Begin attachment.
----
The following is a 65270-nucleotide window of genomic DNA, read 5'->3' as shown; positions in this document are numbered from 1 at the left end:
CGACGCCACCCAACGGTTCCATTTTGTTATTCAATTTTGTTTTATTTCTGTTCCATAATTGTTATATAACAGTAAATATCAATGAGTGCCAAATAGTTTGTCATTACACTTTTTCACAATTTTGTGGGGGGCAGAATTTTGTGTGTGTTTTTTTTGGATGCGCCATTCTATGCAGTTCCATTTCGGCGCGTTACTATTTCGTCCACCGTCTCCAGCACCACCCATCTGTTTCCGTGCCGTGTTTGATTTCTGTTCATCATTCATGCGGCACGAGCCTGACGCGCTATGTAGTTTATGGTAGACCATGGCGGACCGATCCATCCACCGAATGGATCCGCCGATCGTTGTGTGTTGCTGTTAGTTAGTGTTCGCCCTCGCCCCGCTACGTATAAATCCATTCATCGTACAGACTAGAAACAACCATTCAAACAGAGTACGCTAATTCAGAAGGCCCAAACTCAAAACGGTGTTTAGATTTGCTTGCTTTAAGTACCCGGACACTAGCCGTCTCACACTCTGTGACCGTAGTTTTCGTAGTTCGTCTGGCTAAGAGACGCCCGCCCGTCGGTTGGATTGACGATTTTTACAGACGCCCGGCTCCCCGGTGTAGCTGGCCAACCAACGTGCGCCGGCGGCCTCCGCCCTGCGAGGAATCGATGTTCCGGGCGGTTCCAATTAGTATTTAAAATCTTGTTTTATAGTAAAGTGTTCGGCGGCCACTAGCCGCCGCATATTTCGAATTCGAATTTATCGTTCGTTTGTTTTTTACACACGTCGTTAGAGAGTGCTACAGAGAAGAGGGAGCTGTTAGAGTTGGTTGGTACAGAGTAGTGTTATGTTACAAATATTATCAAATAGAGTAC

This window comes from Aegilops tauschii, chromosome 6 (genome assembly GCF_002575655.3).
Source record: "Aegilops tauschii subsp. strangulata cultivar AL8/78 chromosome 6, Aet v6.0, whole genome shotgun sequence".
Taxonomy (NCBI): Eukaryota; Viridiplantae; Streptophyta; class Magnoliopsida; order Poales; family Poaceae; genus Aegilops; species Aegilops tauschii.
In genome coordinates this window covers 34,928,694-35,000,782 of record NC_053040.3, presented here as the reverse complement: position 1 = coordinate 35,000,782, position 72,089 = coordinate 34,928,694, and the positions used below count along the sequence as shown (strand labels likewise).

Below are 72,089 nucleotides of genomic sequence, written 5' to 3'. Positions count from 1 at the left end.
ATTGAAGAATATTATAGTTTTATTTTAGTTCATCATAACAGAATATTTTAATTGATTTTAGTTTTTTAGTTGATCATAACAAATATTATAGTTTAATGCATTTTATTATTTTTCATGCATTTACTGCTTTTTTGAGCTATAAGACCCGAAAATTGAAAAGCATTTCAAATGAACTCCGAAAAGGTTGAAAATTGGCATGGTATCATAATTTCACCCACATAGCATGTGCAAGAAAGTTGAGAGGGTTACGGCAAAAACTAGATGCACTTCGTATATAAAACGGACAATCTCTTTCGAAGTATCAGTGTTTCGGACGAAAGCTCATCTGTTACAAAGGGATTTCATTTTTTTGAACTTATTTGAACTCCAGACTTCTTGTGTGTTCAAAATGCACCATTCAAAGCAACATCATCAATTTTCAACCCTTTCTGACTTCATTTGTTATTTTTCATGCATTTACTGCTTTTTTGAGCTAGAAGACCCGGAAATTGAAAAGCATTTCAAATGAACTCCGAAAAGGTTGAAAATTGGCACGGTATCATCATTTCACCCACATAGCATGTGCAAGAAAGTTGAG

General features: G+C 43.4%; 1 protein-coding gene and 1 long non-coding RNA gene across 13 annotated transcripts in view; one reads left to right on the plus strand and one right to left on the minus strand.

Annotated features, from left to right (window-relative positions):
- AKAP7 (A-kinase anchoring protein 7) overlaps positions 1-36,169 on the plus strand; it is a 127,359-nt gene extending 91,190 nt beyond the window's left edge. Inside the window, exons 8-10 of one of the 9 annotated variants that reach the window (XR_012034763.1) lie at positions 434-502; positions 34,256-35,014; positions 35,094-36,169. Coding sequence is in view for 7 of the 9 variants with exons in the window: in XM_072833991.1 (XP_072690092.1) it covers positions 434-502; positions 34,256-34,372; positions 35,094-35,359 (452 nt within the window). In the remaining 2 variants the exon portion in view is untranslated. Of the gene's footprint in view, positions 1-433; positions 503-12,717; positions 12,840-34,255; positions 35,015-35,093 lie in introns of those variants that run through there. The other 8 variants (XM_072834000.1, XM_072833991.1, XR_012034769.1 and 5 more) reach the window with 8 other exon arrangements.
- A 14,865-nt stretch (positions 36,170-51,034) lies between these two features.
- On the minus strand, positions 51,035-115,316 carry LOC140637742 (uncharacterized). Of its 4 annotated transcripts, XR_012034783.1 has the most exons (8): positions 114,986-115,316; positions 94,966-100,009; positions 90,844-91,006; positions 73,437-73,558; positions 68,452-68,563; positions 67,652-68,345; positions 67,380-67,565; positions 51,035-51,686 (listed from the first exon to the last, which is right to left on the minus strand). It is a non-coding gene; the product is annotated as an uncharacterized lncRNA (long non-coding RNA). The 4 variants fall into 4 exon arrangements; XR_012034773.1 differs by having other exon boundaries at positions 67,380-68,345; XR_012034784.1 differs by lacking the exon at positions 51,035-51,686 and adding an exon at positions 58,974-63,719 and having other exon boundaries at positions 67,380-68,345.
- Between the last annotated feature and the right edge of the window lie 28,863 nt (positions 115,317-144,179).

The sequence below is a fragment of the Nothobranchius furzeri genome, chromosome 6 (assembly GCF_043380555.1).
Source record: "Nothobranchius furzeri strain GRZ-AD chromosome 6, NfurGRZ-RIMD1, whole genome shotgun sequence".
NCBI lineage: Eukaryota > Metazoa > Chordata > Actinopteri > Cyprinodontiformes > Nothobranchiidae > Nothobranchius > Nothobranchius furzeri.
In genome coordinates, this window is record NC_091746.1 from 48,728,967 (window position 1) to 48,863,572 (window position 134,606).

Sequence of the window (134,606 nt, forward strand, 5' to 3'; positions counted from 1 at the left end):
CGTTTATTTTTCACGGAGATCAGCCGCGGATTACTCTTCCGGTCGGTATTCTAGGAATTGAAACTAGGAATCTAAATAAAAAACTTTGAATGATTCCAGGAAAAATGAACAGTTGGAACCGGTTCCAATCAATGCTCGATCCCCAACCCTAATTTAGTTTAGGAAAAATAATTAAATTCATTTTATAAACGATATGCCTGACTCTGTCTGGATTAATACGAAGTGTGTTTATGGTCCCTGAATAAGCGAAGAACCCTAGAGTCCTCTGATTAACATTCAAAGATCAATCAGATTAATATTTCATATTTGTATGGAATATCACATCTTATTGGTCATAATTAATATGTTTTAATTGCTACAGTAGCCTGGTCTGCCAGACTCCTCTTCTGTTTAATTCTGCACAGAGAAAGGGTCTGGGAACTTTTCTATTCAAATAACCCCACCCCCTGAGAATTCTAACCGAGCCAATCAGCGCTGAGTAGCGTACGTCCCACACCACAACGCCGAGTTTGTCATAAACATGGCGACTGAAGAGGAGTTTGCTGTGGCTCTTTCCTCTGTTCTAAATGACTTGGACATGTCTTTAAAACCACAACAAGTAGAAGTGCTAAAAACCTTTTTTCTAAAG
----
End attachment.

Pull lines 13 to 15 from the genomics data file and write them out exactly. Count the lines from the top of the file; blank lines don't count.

- On the minus strand, positions 51,035-115,316 carry LOC140637742 (uncharacterized). Of its 4 annotated transcripts, XR_012034783.1 has the most exons (8): positions 114,986-115,316; positions 94,966-100,009; positions 90,844-91,006; positions 73,437-73,558; positions 68,452-68,563; positions 67,652-68,345; positions 67,380-67,565; positions 51,035-51,686 (listed from the first exon to the last, which is right to left on the minus strand). It is a non-coding gene; the product is annotated as an uncharacterized lncRNA (long non-coding RNA). The 4 variants fall into 4 exon arrangements; XR_012034773.1 differs by having other exon boundaries at positions 67,380-68,345; XR_012034784.1 differs by lacking the exon at positions 51,035-51,686 and adding an exon at positions 58,974-63,719 and having other exon boundaries at positions 67,380-68,345.
- Between the last annotated feature and the right edge of the window lie 28,863 nt (positions 115,317-144,179).

The sequence below is a fragment of the Nothobranchius furzeri genome, chromosome 6 (assembly GCF_043380555.1).